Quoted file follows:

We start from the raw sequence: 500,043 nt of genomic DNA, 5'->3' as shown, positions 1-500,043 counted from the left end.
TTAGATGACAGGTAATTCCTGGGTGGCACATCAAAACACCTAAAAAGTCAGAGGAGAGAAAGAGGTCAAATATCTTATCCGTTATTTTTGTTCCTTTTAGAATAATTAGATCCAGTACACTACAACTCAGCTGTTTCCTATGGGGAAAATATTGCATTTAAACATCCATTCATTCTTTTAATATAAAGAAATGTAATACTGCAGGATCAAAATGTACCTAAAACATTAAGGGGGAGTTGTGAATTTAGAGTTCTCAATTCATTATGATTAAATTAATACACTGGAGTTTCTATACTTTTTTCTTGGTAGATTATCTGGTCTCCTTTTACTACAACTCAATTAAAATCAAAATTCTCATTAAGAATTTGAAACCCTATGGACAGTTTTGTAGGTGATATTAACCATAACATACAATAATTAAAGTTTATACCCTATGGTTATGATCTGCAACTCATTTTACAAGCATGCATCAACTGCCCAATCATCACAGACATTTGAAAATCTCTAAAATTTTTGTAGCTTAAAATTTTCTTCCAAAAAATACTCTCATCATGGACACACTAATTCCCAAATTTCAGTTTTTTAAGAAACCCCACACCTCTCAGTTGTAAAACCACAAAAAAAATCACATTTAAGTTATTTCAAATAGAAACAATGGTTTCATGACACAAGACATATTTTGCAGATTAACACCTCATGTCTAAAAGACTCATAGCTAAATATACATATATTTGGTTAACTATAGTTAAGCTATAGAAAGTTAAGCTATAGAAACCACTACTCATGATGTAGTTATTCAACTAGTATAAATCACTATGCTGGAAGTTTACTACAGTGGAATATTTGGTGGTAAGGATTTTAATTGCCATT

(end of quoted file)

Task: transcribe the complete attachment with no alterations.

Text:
We start from the raw sequence: 500,043 nt of genomic DNA, 5'->3' as shown, positions 1-500,043 counted from the left end.
TTAGATGACAGGTAATTCCTGGGTGGCACATCAAAACACCTAAAAAGTCAGAGGAGAGAAAGAGGTCAAATATCTTATCCGTTATTTTTGTTCCTTTTAGAATAATTAGATCCAGTACACTACAACTCAGCTGTTTCCTATGGGGAAAATATTGCATTTAAACATCCATTCATTCTTTTAATATAAAGAAATGTAATACTGCAGGATCAAAATGTACCTAAAACATTAAGGGGGAGTTGTGAATTTAGAGTTCTCAATTCATTATGATTAAATTAATACACTGGAGTTTCTATACTTTTTTCTTGGTAGATTATCTGGTCTCCTTTTACTACAACTCAATTAAAATCAAAATTCTCATTAAGAATTTGAAACCCTATGGACAGTTTTGTAGGTGATATTAACCATAACATACAATAATTAAAGTTTATACCCTATGGTTATGATCTGCAACTCATTTTACAAGCATGCATCAACTGCCCAATCATCACAGACATTTGAAAATCTCTAAAATTTTTGTAGCTTAAAATTTTCTTCCAAAAAATACTCTCATCATGGACACACTAATTCCCAAATTTCAGTTTTTTAAGAAACCCCACACCTCTCAGTTGTAAAACCACAAAAAAAATCACATTTAAGTTATTTCAAATAGAAACAATGGTTTCATGACACAAGACATATTTTGCAGATTAACACCTCATGTCTAAAAGACTCATAGCTAAATATACATATATTTGGTTAACTATAGTTAAGCTATAGAAAGTTAAGCTATAGAAACCACTACTCATGATGTAGTTATTCAACTAGTATAAATCACTATGCTGGAAGTTTACTACAGTGGAATATTTGGTGGTAAGGATTTTAATTGCCATT